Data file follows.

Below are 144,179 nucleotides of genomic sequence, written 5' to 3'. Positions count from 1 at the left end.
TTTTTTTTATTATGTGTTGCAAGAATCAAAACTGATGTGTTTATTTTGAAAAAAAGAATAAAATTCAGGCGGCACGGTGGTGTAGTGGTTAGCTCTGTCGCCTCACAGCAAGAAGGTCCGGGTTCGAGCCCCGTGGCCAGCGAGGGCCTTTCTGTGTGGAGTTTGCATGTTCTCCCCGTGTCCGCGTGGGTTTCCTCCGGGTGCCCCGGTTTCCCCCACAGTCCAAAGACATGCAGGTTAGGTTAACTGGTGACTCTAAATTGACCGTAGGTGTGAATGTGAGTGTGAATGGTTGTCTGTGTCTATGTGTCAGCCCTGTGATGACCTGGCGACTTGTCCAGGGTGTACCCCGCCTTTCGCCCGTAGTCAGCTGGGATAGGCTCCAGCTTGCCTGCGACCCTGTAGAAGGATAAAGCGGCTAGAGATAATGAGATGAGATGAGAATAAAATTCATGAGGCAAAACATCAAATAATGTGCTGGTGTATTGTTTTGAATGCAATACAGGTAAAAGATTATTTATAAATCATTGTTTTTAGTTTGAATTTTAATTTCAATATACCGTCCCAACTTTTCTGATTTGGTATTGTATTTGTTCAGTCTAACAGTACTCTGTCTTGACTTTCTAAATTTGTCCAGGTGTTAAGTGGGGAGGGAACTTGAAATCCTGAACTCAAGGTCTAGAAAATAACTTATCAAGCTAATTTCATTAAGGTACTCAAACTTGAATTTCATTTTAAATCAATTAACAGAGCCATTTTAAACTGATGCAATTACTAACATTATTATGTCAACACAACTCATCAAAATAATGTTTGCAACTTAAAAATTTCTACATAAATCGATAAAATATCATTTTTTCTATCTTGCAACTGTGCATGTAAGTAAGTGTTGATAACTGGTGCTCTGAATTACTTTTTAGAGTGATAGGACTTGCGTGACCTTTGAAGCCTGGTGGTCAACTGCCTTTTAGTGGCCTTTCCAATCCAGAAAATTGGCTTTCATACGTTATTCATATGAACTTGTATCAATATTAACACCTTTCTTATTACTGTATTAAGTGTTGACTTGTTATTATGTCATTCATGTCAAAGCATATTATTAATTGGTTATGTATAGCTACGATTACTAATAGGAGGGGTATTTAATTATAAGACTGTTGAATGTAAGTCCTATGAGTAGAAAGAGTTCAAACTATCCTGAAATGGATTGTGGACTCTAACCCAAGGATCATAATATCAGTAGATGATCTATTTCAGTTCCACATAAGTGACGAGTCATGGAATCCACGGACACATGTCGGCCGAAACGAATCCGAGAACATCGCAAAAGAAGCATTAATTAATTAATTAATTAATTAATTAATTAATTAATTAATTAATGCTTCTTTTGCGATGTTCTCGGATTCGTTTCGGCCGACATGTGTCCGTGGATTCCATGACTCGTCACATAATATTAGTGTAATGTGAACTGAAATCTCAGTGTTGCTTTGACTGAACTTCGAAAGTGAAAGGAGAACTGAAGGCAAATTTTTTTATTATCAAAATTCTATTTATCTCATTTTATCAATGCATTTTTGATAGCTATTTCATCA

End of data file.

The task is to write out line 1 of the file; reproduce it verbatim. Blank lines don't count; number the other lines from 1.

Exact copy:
Below are 144,179 nucleotides of genomic sequence, written 5' to 3'. Positions count from 1 at the left end.